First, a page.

With the discovery of a mass grave believed to contain the remains of thousands of Jews killed by the Nazis, angry Ukrainian Jewish leaders are demanding their country come clean on the Holocaust.
"During the Soviet era, Ukrainian authorities did not tell the truth about the real number of Holocaust victims" in Ukraine, said Mikhail Frenkel, head of the Association of Jewish Media in Ukraine. "Today some local authorities are still trying to conceal the numbers."
Ukrainian officials say that isn't the case.
"The situation is a rudiment of Soviet mentality and stereotypes," Vasily Gazhaman of the Ukrainian State Committee on Religions and Nationalities told JTA.
Some Jewish leaders are insisting that the grisly discovery in the southern village of Gvozdavka be used to teach greater sensitivity regarding the massacre of Jews during the Holocaust and tolerance to younger Ukrainians.
About 1.5 million Jews are believed to have been killed in Ukraine during World War II.
Meanwhile, a grave believed to contain the remains of dozens of Jews killed by the Nazis was found in western Ukraine. Along with the remains of at least 60 people, workers digging on the site of a future office complex near Netishin, a town in the Khmelnitzky Region, also found what resembled fragments of Torah scrolls.
"Torah fragments suggest that probably this was a massacre of Jews killed in 1942," said Valeriy Malkin, deputy head of the Khmelnitzky regional state administration.
Local authorities assigned a special commission to investigate the case.
The Gvozdavka grave was found last month when workers were preparing to lay gas pipelines in the village about 100 miles from Odessa, said Roman Shvartzman, head of the Odessa Regional Association of Jewish Prisoners of Ghettos and Concentration Camps.
Residents of Gvozdavka, in the Lyubashivsky District, confirmed that their village contained a ghetto during World War II, and that Romanian and German Nazis brought Jews there from Moldova, as well as from the areas of Odessa and Zhitomir.
Shvartzman said the Romanians and local collaborators established a concentration camp near the village that was active between November 1941 and March 1942. About 5,000 of the camp's predominantly Jewish prisoners were murdered. More died from starvation and disease.
But according to Shvartzman, despite the scale of the operation, local residents "forgot about the tragedy," and Jews after the war were unable to establish where the victims were buried.
Iliya Levitas, a Holocaust expert and a veteran leader of the Jewish community of Ukraine, said he was not surprised by the recent find. He also blamed the local population for not disclosing the news after the war.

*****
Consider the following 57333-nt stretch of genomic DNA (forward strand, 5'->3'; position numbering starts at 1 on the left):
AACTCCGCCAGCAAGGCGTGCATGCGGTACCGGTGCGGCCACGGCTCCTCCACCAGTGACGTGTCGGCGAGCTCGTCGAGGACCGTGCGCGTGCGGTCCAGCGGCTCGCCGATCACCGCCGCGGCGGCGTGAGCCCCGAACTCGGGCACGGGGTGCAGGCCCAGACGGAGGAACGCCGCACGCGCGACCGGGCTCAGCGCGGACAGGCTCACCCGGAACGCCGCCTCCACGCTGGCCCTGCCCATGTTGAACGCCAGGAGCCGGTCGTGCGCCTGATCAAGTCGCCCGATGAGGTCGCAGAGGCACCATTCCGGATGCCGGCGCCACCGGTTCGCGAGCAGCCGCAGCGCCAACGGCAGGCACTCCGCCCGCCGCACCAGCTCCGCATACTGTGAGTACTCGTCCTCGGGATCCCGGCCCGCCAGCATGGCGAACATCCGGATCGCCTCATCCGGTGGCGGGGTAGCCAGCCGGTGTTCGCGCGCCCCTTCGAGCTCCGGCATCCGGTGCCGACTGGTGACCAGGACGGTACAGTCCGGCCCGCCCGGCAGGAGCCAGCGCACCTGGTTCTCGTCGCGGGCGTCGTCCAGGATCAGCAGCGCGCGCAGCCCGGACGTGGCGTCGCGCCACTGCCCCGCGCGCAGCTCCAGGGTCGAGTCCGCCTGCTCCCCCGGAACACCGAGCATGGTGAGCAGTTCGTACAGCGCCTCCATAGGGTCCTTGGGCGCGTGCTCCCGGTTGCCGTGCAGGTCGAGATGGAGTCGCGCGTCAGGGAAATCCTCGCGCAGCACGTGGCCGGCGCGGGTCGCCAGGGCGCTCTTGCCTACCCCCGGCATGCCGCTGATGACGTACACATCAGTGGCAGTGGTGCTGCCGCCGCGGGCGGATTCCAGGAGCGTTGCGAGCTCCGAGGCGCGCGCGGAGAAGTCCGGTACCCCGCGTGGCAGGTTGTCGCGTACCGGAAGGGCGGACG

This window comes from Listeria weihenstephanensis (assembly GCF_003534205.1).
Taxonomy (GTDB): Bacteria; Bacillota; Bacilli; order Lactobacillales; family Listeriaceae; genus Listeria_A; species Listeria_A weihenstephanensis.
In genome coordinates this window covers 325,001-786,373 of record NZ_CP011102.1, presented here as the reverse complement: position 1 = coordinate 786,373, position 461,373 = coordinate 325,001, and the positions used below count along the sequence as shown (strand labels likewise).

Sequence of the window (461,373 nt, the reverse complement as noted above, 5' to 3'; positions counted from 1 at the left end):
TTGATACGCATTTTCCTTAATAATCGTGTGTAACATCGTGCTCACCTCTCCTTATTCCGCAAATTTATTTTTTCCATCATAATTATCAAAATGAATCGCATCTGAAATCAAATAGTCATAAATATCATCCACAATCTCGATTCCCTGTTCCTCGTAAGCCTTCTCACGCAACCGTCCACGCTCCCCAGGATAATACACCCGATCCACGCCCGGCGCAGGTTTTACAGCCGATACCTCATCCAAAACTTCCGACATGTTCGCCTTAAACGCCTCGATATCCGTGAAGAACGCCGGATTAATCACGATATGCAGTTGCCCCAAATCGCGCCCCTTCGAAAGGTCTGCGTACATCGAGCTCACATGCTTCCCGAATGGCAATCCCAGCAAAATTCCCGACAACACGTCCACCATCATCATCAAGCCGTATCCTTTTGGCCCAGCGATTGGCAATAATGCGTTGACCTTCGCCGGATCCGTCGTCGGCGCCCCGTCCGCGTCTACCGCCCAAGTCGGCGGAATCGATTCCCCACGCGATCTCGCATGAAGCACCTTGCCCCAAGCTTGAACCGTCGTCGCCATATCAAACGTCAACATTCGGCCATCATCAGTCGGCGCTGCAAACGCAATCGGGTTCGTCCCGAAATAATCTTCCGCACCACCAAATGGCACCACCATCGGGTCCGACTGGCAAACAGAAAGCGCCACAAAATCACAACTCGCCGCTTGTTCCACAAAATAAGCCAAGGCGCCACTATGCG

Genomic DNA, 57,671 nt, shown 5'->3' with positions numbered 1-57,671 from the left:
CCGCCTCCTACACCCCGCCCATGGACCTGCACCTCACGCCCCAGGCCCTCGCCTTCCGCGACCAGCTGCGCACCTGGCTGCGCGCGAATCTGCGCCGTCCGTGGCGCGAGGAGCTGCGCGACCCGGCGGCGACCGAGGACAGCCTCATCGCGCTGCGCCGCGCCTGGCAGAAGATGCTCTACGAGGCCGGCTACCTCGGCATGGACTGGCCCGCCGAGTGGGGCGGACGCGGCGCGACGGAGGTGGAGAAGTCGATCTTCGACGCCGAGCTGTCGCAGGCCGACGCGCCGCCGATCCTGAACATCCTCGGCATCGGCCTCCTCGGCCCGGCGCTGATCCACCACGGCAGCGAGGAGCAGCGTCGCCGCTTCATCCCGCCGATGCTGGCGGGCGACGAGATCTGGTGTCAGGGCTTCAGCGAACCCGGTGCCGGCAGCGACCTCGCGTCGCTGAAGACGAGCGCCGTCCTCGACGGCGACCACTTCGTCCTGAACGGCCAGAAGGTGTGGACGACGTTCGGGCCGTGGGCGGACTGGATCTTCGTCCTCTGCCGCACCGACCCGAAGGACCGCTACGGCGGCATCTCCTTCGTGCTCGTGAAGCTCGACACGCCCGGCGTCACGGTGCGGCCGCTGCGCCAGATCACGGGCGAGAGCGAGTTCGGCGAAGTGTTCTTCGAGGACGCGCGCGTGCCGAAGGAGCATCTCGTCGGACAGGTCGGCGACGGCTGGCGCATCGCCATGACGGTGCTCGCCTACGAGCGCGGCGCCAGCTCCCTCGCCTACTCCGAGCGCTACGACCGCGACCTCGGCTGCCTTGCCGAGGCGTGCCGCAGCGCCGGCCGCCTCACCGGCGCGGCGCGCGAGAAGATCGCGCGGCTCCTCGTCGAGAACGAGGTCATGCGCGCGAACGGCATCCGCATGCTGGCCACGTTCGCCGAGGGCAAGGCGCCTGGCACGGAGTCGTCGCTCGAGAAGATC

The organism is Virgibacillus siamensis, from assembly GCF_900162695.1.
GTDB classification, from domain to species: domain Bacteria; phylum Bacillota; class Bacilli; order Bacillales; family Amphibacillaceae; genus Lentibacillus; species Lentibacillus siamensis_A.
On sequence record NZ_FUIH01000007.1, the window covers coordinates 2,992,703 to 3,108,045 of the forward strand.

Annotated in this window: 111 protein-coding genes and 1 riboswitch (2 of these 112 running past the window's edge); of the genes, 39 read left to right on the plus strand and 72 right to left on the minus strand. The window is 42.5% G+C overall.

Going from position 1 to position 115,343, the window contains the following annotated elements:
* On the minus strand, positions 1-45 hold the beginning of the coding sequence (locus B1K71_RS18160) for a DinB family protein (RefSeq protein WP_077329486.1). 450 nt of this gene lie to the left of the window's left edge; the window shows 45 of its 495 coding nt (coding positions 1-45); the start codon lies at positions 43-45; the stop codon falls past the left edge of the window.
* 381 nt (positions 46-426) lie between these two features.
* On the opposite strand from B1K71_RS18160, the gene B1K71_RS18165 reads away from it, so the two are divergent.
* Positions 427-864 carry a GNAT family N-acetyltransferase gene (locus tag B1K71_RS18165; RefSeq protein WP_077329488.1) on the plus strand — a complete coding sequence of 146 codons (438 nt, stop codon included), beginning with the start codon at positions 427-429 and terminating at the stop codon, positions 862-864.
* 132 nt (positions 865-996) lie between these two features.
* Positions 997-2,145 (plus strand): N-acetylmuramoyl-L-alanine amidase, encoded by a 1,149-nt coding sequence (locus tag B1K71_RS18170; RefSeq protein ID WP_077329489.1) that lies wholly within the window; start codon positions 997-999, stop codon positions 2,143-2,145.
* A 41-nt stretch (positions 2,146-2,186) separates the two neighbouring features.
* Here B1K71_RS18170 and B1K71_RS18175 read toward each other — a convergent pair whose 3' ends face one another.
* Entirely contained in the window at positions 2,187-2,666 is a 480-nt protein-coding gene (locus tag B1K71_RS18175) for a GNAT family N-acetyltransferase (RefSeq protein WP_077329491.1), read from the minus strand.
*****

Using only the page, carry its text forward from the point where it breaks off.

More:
"The locals knew about the tragedy and the massacre but did nothing, and local authorities were also silent," Levitas said. "Only due to the pipeline construction did we learn about the site."
Jewish leaders and some non-Jewish Ukrainian public figures successfully appealed to the authorities to halt the construction and investigate the wartime tragedy.
"When the workers found the remains, I gave an order to stop the construction and set up a commission right away," Anatoly Ostrovsky, a Lyubashivsky District official, told JTA. "Thanks to me this case received publicity."
Rabbi Avraham Wolf of Odessa, a Chabad Lubavitch rabbi, told JTA that the Jewish community has asked local authorities for ownership rights to the land that contains the remains, so the victims can be buried according to Jewish tradition and a monument erected in their memory.
Jewish leaders and Holocaust researchers believe there are 350 to 700 mass graves of Holocaust victims in Ukraine that remain undiscovered.
Schvartzman estimates that about 240,000 Jews were murdered in the region of Odessa, but only the names of 93 Jews killed at the Gvozdavka site are known.
But some Jewish leaders say that burying the remains will not solve the bigger problem of proper Holocaust remembrance in Ukraine.
This tragedy, Wolf said, "should be a lesson for future generations on how not to behave toward other ethnic and religious groups."
According to the Ukrainian Ministry of Education, the Holocaust is taught in schools as an elective subject. The ministry says the schools also feature lectures, exhibits and media presentations on the subject.
Jewish leaders say Ukrainian authorities should do more to combat the growing xenophobia and anti-Semitism in the country. They are concerned that Ukraine, in bidding to build a new national identity, is making heroes of those who were responsible for killing Jews while fighting for Ukrainian independence during and after World War II.
President Viktor Yuschenko recently signed a decree calling for a law recognizing the Ukrainian soldiers who fought alongside the Nazis in the Great Patriotic War. He also welcomed the upcoming commemoration of the 100th birthday of Gen. Roman Shukhevich, commander-in-chief of the Ukrainian Resurgent Army, or UPA, that was allied with the Germans.